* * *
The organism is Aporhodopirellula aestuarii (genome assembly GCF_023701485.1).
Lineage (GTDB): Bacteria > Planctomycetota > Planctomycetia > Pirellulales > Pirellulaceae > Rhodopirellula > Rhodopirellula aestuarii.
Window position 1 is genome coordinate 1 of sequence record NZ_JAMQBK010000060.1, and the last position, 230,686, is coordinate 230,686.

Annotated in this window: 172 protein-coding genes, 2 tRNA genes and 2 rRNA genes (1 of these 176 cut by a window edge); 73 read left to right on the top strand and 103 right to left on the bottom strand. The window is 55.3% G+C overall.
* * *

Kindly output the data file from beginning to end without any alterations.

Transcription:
The organism is Aporhodopirellula aestuarii (genome assembly GCF_023701485.1).
Lineage (GTDB): Bacteria > Planctomycetota > Planctomycetia > Pirellulales > Pirellulaceae > Rhodopirellula > Rhodopirellula aestuarii.
Window position 1 is genome coordinate 1 of sequence record NZ_JAMQBK010000060.1, and the last position, 230,686, is coordinate 230,686.

Annotated in this window: 172 protein-coding genes, 2 tRNA genes and 2 rRNA genes (1 of these 176 cut by a window edge); 73 read left to right on the top strand and 103 right to left on the bottom strand. The window is 55.3% G+C overall.